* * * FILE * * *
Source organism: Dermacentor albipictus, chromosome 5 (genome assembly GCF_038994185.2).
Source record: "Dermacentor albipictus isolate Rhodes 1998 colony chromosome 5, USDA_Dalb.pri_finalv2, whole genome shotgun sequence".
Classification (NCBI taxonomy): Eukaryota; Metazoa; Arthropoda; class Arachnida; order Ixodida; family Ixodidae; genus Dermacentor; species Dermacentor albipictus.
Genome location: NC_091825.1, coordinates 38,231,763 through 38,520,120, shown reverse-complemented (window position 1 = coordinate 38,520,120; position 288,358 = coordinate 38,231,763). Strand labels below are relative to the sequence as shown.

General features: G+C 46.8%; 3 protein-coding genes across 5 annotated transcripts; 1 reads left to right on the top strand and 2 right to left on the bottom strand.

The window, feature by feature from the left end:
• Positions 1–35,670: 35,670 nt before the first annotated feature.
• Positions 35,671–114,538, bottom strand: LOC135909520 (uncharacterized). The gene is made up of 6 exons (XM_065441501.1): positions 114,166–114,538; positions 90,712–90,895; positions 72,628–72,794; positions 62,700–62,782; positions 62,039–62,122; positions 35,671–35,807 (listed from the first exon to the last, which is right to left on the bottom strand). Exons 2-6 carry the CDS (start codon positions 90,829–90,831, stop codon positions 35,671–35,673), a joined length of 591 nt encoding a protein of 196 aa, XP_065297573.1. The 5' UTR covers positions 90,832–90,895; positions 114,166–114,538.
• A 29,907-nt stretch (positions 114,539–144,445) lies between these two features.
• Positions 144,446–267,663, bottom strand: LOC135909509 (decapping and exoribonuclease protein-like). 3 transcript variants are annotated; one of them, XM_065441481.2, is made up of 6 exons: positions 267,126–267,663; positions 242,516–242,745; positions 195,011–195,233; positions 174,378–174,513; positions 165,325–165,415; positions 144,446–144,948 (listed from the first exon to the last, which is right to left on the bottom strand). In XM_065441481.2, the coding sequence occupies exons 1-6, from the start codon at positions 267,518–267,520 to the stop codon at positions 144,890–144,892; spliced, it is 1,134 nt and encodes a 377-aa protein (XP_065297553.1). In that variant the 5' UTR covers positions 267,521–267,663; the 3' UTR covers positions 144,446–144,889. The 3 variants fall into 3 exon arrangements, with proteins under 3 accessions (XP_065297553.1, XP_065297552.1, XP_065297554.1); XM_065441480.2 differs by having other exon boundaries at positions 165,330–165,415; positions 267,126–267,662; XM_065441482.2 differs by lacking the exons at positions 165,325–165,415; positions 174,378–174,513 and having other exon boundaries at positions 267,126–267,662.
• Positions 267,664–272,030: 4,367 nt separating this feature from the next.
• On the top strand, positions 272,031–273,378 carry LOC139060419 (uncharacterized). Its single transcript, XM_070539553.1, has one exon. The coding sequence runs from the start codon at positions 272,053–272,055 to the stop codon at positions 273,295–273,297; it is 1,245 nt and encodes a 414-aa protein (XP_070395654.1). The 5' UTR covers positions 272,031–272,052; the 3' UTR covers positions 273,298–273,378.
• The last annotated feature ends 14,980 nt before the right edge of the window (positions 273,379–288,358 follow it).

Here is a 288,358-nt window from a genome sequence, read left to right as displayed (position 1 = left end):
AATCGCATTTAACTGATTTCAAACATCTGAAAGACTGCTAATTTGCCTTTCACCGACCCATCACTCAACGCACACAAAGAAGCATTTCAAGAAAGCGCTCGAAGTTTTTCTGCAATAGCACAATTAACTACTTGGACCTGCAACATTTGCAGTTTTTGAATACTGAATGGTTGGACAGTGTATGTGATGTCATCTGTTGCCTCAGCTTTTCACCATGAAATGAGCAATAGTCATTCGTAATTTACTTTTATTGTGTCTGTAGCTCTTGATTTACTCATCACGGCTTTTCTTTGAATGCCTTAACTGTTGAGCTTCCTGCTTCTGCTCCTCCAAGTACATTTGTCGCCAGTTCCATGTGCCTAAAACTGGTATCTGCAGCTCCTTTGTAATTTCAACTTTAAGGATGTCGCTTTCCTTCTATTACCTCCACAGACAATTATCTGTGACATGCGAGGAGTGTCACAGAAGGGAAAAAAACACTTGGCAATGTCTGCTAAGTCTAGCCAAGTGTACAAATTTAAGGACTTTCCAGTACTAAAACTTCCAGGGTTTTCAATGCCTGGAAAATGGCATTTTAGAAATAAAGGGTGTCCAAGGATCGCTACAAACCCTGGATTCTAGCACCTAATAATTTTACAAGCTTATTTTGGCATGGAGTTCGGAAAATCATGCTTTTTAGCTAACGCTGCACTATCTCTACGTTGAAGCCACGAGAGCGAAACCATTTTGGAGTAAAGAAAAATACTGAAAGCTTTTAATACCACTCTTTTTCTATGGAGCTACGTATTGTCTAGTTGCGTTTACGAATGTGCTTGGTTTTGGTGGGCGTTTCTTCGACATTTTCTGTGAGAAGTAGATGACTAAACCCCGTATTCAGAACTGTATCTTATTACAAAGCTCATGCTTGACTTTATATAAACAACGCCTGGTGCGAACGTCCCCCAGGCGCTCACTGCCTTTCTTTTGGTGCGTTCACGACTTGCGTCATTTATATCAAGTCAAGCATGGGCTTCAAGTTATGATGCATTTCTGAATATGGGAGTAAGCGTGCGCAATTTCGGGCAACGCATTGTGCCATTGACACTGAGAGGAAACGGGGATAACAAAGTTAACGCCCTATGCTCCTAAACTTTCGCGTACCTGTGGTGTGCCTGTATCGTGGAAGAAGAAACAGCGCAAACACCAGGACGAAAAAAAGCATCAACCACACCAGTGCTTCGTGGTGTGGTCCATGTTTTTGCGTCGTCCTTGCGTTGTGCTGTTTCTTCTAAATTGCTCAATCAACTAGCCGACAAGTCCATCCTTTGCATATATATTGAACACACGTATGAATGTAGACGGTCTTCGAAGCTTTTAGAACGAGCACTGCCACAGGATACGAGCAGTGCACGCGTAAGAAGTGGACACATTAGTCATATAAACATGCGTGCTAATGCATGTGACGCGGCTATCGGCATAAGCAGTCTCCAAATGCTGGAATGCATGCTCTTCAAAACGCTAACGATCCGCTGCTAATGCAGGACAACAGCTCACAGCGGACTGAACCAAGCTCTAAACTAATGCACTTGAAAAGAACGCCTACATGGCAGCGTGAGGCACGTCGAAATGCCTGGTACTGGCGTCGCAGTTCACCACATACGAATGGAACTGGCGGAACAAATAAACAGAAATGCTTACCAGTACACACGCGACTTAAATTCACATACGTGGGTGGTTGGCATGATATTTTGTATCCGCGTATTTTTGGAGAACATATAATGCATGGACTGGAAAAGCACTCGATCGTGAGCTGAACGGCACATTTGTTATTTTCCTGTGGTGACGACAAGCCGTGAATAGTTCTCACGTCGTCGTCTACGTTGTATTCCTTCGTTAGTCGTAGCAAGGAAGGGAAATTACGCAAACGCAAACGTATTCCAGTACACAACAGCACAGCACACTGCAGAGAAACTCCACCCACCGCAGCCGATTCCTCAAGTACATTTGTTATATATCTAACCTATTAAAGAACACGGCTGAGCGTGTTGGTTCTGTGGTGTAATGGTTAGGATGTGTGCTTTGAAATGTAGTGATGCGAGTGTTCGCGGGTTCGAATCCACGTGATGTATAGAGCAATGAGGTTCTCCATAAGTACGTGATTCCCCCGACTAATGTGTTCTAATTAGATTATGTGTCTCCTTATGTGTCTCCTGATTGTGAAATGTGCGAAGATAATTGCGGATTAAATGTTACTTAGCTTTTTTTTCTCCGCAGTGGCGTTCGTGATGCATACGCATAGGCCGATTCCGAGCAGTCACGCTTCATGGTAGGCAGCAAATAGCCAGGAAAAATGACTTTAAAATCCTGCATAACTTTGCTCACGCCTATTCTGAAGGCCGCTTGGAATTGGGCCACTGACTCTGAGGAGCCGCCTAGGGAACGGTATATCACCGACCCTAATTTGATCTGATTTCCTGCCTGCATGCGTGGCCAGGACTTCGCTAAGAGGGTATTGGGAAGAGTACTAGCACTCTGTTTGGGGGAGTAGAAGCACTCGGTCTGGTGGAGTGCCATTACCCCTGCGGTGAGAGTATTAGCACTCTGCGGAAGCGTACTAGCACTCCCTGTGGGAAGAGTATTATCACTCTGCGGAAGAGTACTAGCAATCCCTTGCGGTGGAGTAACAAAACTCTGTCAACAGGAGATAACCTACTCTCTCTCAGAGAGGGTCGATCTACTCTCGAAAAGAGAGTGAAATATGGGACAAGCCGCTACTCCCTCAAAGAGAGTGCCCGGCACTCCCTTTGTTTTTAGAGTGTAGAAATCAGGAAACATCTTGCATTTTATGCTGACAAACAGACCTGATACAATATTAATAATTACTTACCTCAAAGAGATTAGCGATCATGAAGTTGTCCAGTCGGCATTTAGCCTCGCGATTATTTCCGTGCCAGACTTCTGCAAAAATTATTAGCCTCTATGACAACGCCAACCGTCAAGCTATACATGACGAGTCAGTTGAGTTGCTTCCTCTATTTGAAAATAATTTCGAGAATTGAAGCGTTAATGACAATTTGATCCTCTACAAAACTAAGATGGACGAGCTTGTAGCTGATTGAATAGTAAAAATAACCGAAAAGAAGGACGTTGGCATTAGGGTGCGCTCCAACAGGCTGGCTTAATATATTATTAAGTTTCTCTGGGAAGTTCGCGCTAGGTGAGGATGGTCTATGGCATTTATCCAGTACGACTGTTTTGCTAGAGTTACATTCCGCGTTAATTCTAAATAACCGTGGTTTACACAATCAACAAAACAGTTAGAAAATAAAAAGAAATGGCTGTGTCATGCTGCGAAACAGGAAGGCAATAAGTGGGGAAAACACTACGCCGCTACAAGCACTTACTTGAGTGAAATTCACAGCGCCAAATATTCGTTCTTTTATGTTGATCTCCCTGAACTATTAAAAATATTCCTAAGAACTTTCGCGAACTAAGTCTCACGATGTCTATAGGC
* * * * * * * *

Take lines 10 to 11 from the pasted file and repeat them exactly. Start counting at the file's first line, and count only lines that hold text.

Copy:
• Positions 144,446–267,663, bottom strand: LOC135909509 (decapping and exoribonuclease protein-like). 3 transcript variants are annotated; one of them, XM_065441481.2, is made up of 6 exons: positions 267,126–267,663; positions 242,516–242,745; positions 195,011–195,233; positions 174,378–174,513; positions 165,325–165,415; positions 144,446–144,948 (listed from the first exon to the last, which is right to left on the bottom strand). In XM_065441481.2, the coding sequence occupies exons 1-6, from the start codon at positions 267,518–267,520 to the stop codon at positions 144,890–144,892; spliced, it is 1,134 nt and encodes a 377-aa protein (XP_065297553.1). In that variant the 5' UTR covers positions 267,521–267,663; the 3' UTR covers positions 144,446–144,889. The 3 variants fall into 3 exon arrangements, with proteins under 3 accessions (XP_065297553.1, XP_065297552.1, XP_065297554.1); XM_065441480.2 differs by having other exon boundaries at positions 165,330–165,415; positions 267,126–267,662; XM_065441482.2 differs by lacking the exons at positions 165,325–165,415; positions 174,378–174,513 and having other exon boundaries at positions 267,126–267,662.
• Positions 267,664–272,030: 4,367 nt separating this feature from the next.